In the previous part in this series of posts, we optimized the simple Sudoku solver by implementing a new strategy to prune cells, and were able to achieve a speedup of almost 200x. Afterwards, we profiled the solution and found that there were bottlenecks in the program, leading to a slowdown. In this post, we are going to follow the profiler and use the right Data Structures to improve the solution further and make it faster.
Sudoku is a number placement puzzle. It consists of a 9x9 grid which is to be filled with digits from 1 to 9. Some of the cells of the grid come pre-filled and the player has to fill the rest.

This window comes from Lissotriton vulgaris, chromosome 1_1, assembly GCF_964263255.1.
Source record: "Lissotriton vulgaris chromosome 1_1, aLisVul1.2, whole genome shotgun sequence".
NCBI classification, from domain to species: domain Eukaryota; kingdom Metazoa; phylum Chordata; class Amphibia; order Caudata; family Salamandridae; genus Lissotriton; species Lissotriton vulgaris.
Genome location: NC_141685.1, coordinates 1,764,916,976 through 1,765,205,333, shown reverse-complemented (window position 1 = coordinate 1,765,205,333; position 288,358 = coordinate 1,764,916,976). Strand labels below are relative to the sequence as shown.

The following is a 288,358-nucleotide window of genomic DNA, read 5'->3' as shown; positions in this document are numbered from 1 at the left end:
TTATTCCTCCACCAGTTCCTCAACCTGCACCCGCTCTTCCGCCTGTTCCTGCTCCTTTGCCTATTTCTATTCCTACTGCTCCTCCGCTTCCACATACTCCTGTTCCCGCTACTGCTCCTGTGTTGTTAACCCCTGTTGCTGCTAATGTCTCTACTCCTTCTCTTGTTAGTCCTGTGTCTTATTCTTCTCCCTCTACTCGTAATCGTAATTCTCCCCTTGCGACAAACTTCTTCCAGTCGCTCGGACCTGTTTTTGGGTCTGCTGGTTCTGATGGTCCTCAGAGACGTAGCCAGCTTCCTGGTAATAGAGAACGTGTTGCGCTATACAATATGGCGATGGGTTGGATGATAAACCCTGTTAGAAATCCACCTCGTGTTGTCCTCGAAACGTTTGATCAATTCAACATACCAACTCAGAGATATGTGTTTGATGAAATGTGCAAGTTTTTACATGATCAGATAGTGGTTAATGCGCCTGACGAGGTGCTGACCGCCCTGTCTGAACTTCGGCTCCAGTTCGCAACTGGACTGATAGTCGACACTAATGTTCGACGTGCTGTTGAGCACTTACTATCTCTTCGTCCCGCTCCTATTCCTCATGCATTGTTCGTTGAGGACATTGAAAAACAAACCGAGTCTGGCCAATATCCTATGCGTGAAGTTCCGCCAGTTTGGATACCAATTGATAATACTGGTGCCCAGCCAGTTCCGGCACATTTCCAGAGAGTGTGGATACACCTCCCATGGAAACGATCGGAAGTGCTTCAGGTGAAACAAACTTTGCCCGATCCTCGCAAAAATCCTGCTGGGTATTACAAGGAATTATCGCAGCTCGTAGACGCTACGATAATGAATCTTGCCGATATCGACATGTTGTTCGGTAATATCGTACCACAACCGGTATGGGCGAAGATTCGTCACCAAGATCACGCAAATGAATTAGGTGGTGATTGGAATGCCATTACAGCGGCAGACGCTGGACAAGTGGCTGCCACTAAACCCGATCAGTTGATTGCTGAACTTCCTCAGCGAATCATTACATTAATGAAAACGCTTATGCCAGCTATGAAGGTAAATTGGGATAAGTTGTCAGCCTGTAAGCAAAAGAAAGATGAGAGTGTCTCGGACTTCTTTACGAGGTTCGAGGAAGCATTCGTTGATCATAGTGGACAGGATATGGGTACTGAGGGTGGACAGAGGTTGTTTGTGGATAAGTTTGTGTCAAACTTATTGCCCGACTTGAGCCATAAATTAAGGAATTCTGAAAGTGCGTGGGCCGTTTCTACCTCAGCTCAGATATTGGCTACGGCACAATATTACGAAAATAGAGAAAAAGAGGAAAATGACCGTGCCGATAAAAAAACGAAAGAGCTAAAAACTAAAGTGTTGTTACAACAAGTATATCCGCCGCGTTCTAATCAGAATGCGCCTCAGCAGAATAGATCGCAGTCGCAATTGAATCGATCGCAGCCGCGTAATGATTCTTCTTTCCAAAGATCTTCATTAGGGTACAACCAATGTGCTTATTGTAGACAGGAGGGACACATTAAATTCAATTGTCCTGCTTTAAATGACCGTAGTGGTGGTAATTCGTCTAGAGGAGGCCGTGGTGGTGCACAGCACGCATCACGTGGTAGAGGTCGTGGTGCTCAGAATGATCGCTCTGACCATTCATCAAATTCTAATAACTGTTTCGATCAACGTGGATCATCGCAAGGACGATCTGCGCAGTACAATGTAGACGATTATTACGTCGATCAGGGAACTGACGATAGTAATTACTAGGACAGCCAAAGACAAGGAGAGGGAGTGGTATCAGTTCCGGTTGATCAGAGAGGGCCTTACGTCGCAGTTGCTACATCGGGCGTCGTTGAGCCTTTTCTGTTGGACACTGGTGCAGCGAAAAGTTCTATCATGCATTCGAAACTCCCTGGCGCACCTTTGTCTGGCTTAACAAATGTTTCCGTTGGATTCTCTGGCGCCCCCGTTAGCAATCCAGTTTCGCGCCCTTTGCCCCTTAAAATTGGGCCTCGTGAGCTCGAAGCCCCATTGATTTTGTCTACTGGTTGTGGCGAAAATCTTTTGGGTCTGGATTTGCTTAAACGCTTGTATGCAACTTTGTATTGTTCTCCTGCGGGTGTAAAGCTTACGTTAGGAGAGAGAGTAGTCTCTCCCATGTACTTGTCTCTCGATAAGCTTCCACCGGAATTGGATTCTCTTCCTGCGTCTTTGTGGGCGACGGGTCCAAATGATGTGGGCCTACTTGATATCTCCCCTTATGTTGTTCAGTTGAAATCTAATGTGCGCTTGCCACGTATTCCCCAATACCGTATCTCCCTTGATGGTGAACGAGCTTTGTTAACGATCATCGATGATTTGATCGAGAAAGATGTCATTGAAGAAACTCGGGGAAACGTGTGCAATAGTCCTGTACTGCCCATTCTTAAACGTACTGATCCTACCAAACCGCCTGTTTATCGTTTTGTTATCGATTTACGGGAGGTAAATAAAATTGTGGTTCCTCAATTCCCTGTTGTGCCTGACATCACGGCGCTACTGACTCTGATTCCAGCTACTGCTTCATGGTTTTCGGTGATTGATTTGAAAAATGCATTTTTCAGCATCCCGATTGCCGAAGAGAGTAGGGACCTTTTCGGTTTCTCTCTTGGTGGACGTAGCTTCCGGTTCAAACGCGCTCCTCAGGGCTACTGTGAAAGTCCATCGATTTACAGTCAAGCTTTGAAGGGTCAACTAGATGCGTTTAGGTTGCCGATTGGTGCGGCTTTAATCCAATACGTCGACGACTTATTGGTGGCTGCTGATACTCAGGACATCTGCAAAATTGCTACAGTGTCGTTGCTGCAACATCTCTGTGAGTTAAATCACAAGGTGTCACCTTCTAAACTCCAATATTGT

Haskell is a purely functional programming language. It is a good choice to solve Sudoku given the problem’s combinatorial nature. The aim of this series of posts is to write a fast Sudoku solver in Haskell. We’ll focus on both implementing the solution and making it efficient, step-by-step, starting with a slow but simple solution in this post1.